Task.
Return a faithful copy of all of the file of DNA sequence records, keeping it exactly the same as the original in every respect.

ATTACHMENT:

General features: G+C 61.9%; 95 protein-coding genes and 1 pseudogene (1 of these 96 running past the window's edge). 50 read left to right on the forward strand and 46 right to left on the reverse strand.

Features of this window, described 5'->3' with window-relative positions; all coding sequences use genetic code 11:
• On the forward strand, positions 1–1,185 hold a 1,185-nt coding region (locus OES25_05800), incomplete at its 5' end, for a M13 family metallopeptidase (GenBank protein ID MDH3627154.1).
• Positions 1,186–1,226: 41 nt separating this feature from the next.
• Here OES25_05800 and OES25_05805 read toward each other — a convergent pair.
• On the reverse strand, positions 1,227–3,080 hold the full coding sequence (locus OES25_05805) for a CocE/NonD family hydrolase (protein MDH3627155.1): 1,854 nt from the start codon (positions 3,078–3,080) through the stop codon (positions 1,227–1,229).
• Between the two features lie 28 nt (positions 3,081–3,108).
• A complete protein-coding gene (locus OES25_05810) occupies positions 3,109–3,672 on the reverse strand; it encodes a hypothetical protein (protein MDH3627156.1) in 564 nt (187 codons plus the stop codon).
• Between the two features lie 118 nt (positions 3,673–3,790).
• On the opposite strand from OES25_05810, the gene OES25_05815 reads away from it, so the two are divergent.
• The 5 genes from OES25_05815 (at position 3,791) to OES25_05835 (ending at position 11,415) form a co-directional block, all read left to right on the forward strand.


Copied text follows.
General features: G+C 61.9%; 95 protein-coding genes and 1 pseudogene (1 of these 96 running past the window's edge). 50 read left to right on the forward strand and 46 right to left on the reverse strand.

Features of this window, described 5'->3' with window-relative positions; all coding sequences use genetic code 11:
• On the forward strand, positions 1–1,185 hold a 1,185-nt coding region (locus OES25_05800), incomplete at its 5' end, for a M13 family metallopeptidase (GenBank protein ID MDH3627154.1).
• Positions 1,186–1,226: 41 nt separating this feature from the next.
• Here OES25_05800 and OES25_05805 read toward each other — a convergent pair.
• On the reverse strand, positions 1,227–3,080 hold the full coding sequence (locus OES25_05805) for a CocE/NonD family hydrolase (protein MDH3627155.1): 1,854 nt from the start codon (positions 3,078–3,080) through the stop codon (positions 1,227–1,229).
• Between the two features lie 28 nt (positions 3,081–3,108).
• A complete protein-coding gene (locus OES25_05810) occupies positions 3,109–3,672 on the reverse strand; it encodes a hypothetical protein (protein MDH3627156.1) in 564 nt (187 codons plus the stop codon).
• Between the two features lie 118 nt (positions 3,673–3,790).
• On the opposite strand from OES25_05810, the gene OES25_05815 reads away from it, so the two are divergent.
• The 5 genes from OES25_05815 (at position 3,791) to OES25_05835 (ending at position 11,415) form a co-directional block, all read left to right on the forward strand.